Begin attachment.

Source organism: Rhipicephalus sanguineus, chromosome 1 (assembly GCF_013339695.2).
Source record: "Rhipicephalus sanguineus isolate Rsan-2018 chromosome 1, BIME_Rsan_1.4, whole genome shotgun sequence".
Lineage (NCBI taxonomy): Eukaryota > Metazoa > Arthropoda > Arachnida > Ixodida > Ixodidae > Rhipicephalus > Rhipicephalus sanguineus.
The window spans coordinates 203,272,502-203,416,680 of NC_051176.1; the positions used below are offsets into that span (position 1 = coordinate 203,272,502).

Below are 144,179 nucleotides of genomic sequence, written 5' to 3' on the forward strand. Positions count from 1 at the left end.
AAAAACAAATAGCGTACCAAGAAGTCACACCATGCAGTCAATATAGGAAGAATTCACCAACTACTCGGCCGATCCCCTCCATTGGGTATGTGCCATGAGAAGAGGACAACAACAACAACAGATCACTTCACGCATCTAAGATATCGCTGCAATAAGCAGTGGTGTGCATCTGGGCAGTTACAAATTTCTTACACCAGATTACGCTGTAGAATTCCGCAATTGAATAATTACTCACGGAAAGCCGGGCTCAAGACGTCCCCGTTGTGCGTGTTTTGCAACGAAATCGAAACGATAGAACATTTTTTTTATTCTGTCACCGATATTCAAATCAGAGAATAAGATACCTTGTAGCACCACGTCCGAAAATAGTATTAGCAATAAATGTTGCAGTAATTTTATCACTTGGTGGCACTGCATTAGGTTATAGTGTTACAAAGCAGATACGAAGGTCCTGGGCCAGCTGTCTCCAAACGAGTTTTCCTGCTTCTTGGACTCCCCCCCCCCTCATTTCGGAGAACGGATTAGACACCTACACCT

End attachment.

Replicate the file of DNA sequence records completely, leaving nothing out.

Source organism: Rhipicephalus sanguineus, chromosome 1 (assembly GCF_013339695.2).
Source record: "Rhipicephalus sanguineus isolate Rsan-2018 chromosome 1, BIME_Rsan_1.4, whole genome shotgun sequence".
Lineage (NCBI taxonomy): Eukaryota > Metazoa > Arthropoda > Arachnida > Ixodida > Ixodidae > Rhipicephalus > Rhipicephalus sanguineus.
The window spans coordinates 203,272,502-203,416,680 of NC_051176.1; the positions used below are offsets into that span (position 1 = coordinate 203,272,502).

Below are 144,179 nucleotides of genomic sequence, written 5' to 3' on the forward strand. Positions count from 1 at the left end.
AAAAACAAATAGCGTACCAAGAAGTCACACCATGCAGTCAATATAGGAAGAATTCACCAACTACTCGGCCGATCCCCTCCATTGGGTATGTGCCATGAGAAGAGGACAACAACAACAACAGATCACTTCACGCATCTAAGATATCGCTGCAATAAGCAGTGGTGTGCATCTGGGCAGTTACAAATTTCTTACACCAGATTACGCTGTAGAATTCCGCAATTGAATAATTACTCACGGAAAGCCGGGCTCAAGACGTCCCCGTTGTGCGTGTTTTGCAACGAAATCGAAACGATAGAACATTTTTTTTATTCTGTCACCGATATTCAAATCAGAGAATAAGATACCTTGTAGCACCACGTCCGAAAATAGTATTAGCAATAAATGTTGCAGTAATTTTATCACTTGGTGGCACTGCATTAGGTTATAGTGTTACAAAGCAGATACGAAGGTCCTGGGCCAGCTGTCTCCAAACGAGTTTTCCTGCTTCTTGGACTCCCCCCCCCCTCATTTCGGAGAACGGATTAGACACCTACACCT